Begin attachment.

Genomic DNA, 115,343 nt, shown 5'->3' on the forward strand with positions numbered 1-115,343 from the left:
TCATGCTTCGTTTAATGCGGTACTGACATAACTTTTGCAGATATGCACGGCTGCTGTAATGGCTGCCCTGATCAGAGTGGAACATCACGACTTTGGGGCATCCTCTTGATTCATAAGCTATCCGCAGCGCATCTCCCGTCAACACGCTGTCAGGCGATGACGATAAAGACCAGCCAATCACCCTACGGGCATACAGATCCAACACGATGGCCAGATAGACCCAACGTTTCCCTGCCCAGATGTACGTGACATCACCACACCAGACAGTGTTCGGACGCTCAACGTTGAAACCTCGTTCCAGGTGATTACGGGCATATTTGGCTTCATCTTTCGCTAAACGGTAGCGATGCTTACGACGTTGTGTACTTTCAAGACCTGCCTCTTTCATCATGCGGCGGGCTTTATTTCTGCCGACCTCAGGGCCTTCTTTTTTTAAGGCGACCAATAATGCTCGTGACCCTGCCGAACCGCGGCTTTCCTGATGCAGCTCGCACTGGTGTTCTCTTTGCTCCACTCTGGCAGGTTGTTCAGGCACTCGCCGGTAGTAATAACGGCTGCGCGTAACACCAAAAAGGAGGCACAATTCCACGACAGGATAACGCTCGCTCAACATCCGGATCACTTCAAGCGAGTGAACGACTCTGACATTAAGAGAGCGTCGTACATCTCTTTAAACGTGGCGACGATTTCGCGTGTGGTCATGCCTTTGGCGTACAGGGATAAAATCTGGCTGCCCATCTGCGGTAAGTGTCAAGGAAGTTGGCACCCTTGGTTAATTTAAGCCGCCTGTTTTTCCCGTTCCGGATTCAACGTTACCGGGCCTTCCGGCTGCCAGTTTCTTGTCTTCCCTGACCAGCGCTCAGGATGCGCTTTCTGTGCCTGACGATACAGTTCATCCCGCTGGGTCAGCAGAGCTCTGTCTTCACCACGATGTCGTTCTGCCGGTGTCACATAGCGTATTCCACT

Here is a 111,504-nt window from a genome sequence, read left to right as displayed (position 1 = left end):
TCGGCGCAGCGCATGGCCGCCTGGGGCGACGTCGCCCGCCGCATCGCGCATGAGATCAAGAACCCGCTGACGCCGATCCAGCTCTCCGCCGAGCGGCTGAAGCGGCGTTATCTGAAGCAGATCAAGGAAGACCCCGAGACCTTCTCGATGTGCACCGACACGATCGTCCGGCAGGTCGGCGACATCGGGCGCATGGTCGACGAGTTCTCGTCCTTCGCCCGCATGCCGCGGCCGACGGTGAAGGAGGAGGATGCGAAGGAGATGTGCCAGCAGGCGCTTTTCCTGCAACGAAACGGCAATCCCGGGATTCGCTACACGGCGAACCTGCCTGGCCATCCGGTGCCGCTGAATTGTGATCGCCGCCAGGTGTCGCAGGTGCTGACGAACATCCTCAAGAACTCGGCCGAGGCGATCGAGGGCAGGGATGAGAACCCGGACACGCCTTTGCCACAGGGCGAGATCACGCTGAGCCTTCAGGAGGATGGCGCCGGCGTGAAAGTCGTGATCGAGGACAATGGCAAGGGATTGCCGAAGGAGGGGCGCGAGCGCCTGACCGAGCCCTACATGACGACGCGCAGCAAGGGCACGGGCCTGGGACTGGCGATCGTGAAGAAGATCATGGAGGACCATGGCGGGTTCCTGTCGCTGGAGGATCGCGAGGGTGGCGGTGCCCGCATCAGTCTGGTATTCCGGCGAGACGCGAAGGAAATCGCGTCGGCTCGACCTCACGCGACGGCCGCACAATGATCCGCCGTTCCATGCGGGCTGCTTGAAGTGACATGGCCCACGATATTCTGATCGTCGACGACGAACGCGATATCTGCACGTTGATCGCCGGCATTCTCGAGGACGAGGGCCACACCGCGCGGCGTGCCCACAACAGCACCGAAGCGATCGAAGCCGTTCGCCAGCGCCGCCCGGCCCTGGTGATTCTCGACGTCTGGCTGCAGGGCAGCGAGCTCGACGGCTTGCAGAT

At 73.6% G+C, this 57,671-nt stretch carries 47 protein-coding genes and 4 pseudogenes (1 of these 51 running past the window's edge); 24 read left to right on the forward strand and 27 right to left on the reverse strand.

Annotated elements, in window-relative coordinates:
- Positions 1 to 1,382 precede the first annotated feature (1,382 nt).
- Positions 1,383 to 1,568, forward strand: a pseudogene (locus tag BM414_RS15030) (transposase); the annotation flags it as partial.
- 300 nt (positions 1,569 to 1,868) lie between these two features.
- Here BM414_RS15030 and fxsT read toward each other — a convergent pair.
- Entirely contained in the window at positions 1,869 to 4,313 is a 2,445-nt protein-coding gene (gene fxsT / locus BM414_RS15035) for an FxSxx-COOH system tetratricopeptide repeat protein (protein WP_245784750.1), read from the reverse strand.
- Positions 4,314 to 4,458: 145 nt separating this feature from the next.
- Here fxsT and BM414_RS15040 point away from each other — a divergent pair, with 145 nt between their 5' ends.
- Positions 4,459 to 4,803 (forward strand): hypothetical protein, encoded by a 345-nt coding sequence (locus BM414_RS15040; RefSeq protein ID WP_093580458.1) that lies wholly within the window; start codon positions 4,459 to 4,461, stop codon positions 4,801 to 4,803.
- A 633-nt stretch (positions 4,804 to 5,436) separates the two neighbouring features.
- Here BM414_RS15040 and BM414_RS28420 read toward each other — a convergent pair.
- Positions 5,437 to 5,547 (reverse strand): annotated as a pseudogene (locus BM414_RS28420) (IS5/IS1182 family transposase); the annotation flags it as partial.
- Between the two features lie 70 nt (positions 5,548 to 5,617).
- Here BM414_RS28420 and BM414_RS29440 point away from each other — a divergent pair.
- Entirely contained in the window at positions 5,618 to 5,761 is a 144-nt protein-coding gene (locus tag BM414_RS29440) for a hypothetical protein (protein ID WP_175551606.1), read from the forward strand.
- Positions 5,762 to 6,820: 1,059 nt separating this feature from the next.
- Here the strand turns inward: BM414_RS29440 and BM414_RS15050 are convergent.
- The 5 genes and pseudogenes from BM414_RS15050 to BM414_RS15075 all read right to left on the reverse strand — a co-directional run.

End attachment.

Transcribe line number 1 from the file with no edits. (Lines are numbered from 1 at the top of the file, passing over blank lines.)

Genomic DNA, 115,343 nt, shown 5'->3' on the forward strand with positions numbered 1-115,343 from the left: